FEBRUARY 2015. BUTLER, NEW JERSEY – The Congenital Heart Defect Coalition (CHD Coalition) bestowed two grants totaling $63,423 to advance critical research with the potential of improving the long-term quality of life for children and young adults born with a heart defect. CHD Coalition’s ability to fund these programs was a direct result of the hugely successful 7th Annual CHD Awareness Walk held last September at Darlington Park, Mahwah, NJ. The event raised over $110,000 in donations and attracted well over 1,200 participants encompassing families, doctors, nurses, and businesspeople from all over New York, New Jersey and Connecticut.
The first grant was awarded to Boston Children’s Hospital in Boston, Massachusetts. Their project entitled “Consortium for Congenital Cardiac Care Measurement of Nursing Practice (C4-MNP)” aims to set benchmarks and standards for pediatric cardiovascular nursing care across the Nation. Nurses have a drastic impact on the outcome and long-term success of patients. CHD Coalition has fully funded the requested amount of $48,423 to complete Phase 3 of the research in 2015.
Boston Children’s Hospital President and CEO Sandra L. Fenwick writes, “With your support, we are advancing the field of cardiac intensive care nursing, giving children with congenital heart disease a better start to life. We never stop looking for better ways to heal little hearts. Thank you.”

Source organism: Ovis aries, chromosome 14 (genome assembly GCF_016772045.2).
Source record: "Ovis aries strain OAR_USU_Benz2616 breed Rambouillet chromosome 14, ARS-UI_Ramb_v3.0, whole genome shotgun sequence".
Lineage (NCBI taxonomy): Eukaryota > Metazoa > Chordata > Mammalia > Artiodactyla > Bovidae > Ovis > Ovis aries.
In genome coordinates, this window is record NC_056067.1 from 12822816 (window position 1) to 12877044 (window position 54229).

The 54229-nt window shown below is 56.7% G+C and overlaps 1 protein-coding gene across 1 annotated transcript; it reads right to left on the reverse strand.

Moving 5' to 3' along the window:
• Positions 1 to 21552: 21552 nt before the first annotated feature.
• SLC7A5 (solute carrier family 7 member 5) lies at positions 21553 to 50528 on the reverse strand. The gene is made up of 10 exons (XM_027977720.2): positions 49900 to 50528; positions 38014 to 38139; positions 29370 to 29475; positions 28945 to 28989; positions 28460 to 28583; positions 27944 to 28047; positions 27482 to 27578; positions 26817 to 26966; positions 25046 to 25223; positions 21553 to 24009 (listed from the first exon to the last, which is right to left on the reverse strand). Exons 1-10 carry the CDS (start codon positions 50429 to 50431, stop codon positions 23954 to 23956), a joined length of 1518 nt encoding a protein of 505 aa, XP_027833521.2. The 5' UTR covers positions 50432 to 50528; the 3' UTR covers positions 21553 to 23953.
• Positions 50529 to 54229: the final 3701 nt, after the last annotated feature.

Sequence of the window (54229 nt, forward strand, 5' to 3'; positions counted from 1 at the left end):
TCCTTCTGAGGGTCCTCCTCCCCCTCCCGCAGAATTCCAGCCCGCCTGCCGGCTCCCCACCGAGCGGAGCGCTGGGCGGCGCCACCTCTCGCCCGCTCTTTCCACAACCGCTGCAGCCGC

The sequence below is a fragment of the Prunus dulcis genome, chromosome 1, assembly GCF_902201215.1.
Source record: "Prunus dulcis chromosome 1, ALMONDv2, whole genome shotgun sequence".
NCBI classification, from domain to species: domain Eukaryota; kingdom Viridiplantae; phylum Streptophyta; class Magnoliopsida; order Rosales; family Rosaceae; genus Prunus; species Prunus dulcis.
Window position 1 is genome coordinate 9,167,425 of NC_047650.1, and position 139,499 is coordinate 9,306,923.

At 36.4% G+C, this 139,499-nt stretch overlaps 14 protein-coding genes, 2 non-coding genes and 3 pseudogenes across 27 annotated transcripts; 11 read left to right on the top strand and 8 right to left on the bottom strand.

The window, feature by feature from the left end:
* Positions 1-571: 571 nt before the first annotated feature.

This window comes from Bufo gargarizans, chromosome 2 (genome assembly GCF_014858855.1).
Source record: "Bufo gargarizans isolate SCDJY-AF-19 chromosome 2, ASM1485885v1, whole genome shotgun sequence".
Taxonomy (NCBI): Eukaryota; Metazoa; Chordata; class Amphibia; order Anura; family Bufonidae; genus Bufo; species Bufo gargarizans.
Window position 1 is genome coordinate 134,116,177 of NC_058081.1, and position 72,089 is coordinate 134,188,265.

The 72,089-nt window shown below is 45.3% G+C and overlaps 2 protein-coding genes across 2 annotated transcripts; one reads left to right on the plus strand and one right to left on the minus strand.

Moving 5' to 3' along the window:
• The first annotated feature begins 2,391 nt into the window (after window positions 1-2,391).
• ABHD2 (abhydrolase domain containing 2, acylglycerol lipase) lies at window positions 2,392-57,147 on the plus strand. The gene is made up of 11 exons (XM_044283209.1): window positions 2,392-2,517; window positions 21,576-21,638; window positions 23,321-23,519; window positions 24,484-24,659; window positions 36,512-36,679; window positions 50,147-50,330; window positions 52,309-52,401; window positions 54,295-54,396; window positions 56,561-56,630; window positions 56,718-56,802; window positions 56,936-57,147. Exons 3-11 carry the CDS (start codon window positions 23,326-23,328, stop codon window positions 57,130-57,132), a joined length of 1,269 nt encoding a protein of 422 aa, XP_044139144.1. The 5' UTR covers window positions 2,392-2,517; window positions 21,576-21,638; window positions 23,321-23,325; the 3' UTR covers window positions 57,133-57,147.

The second grant in the amount of $15,000 was awarded to the Icahn School of Medicine at Mount Sinai in New York, New York. The goal of their research program is to validate the use of a low-cost 3D desktop printer to accurately create physical replicas of the heart from MRI of patients with congenital heart defects. A 3D replica allows the surgeon, cardiologist, and entire surgical team direct inspection of a patient’s heart prior to the operating room. This offers a huge potential for a successful outcome and reduction of risk in a complex surgery by decreasing the time in the operating room. While there are a handful of reports describing the use of 3D models of CHD patients, these have been conducted with more costly equipment, which would prevent wide adoption of the technology.